CAMP AL QA'IM, Iraq -- Marines from 1st Battalion, 7th Marine Regiment never thought they’d see the Al Qa’im region of Iraq again when they departed their military camp here in March last year.
One year later, the Twentynine Palms, Calif.-based unit has returned to this remote forward operating base here, located just east of the Syrian border in western Al Anbar Province, to continue to keep insurgents at bay and provide stability in the region.
But this time, they’ve got a new mission — assisting an Iraqi Army unit to eventually take control of the area.
The battalion has integrated Iraqi soldiers into daily operations, such as patrolling, responding to improvised explosive devices, manning security posts, and interacting with the local populace in this once insurgent-heavy region of Al Anbar Province.
The battalion’s deployment to Iraq is part of a regularly scheduled rotation of forces in western Al Anbar Province. More than 23,000 Marines and sailors of the Camp Pendleton, Calif.-based I Marine Expeditionary Force have replaced the Camp Lejeune, N.C.-based II Marine Expeditionary Force.
Last year, the battalion participated in a variety of major combat operations to quell insurgents throughout Al Anbar Province. This year, however, it’s the Iraqi Security Forces who will eventually take the lead while the Marines assist them.
But as the Marines advise their partnered Iraqi Army battalion how to conduct - and eventually take the lead in - counterinsurgency operations, the Iraqi soldiers offer their own unique abilities in the fight against terrorism, according to Lt. Col. Nicholas F. Marano, commander for 1st Bn., 7th Marines.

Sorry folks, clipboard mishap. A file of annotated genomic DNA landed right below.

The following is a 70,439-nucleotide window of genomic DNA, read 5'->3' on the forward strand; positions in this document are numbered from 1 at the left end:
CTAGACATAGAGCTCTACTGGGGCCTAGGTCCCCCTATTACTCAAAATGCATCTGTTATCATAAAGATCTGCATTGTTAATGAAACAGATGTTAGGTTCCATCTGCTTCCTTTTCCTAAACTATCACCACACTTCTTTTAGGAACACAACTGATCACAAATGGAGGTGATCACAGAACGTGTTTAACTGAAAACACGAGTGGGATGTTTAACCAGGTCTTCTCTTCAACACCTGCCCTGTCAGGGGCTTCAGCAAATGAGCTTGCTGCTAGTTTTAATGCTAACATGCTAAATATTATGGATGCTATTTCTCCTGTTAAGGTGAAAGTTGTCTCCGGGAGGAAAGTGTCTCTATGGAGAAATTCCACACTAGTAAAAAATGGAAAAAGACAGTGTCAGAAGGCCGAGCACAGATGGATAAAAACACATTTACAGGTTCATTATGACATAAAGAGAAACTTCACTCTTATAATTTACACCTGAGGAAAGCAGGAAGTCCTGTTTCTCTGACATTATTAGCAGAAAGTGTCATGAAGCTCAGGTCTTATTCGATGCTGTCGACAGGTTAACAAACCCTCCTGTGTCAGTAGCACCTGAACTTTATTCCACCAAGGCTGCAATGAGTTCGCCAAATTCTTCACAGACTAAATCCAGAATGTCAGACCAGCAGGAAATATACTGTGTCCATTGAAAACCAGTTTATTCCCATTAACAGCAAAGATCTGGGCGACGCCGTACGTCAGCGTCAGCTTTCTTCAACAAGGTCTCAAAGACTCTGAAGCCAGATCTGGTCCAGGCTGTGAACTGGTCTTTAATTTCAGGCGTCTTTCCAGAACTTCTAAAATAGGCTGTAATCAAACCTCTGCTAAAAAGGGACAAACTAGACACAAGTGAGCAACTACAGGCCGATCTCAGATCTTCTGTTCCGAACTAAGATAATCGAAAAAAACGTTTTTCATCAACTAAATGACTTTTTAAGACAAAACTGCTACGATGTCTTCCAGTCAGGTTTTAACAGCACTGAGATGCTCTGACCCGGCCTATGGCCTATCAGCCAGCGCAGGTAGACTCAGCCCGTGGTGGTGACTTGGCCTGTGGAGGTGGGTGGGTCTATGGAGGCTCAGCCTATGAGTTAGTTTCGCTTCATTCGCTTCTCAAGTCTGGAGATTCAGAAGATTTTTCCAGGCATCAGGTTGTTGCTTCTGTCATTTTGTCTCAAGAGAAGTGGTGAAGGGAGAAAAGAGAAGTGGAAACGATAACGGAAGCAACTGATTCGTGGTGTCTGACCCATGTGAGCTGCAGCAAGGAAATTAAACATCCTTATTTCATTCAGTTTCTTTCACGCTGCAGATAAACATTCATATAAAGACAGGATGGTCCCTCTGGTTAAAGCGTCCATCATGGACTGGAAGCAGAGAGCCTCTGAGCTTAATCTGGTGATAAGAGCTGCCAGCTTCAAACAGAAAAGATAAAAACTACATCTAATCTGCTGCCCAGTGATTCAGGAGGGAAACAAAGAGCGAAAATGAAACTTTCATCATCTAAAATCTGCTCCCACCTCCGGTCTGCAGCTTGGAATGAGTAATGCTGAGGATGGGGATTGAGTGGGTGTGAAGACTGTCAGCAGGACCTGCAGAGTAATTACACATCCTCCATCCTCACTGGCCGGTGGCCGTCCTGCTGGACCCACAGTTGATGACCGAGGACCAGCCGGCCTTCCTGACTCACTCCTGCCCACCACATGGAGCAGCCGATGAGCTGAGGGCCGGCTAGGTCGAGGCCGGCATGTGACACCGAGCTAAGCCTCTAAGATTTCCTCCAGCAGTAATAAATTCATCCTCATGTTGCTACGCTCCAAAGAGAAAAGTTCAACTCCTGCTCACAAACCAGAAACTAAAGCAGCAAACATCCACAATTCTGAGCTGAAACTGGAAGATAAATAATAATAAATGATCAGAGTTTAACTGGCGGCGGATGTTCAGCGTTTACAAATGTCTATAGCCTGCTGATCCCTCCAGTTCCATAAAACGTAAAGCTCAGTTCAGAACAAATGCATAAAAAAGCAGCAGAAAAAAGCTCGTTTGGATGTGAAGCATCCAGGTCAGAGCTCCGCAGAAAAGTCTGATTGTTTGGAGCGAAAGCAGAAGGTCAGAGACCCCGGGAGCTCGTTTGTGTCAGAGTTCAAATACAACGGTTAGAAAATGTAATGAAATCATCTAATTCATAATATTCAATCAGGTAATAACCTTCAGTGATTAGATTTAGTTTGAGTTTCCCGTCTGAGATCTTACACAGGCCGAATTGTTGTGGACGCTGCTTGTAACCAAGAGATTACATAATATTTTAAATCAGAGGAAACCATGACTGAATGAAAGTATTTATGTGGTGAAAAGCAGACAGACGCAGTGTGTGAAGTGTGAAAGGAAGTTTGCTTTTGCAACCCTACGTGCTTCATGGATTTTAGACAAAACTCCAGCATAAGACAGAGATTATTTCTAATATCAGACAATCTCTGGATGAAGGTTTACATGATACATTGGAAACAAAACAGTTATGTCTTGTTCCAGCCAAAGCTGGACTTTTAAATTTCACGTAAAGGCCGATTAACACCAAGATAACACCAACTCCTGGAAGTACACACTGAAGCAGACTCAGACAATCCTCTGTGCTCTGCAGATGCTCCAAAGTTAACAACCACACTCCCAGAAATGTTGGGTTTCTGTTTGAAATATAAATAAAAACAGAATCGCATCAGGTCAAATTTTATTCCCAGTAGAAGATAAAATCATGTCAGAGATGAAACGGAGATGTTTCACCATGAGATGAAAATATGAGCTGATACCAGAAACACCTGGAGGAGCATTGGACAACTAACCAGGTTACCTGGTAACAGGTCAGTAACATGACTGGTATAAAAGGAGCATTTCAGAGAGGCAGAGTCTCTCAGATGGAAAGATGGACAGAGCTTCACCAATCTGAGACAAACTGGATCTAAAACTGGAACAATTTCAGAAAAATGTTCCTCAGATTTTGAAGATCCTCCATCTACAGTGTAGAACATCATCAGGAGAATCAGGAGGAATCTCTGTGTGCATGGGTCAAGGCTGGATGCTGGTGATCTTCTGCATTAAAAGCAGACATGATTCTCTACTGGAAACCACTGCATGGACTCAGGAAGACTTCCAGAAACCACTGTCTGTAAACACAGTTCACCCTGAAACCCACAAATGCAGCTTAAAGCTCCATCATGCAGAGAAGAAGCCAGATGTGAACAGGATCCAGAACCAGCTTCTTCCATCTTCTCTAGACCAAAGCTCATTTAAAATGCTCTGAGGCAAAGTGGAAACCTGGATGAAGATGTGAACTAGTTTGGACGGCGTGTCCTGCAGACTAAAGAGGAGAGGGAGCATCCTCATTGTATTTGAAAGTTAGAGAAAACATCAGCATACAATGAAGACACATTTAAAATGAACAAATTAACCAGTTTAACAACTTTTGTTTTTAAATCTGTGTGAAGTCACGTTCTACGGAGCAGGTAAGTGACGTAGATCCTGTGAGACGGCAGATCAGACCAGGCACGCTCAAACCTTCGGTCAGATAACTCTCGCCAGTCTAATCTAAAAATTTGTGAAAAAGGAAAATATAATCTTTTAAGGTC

“By patrolling and operating with the Iraqi Forces, it will give our company commanders better intelligence and cultural awareness,” said Marano. “The Iraqi Army soldiers can tell the difference between someone local and someone from outside the area.”
Distinguishing between local townspeople and insurgents is harder for the Marines because they don’t have the same cultural familiarity of Iraq as the Iraqi soldiers.
Marano noted that an integral part of continuing Iraqi progress in the region is for Iraqi and Coalition forces to work with the local populace to integrate the Iraqi police back into the community.
“The implementation of an effective police force and supporting judicial system is an essential ingredient in the counterinsurgency fight because it bridges the gap between military action and local civic control,” added Maj. Mark D. Dietz, the battalion’s operations officer.
But while the Marines now have a battalion of Iraqi soldiers to help share the responsibility of security operations in this region, atmospherics in the Qa’im region “are at their highest levels and remain on the upswing,” according to Dietz.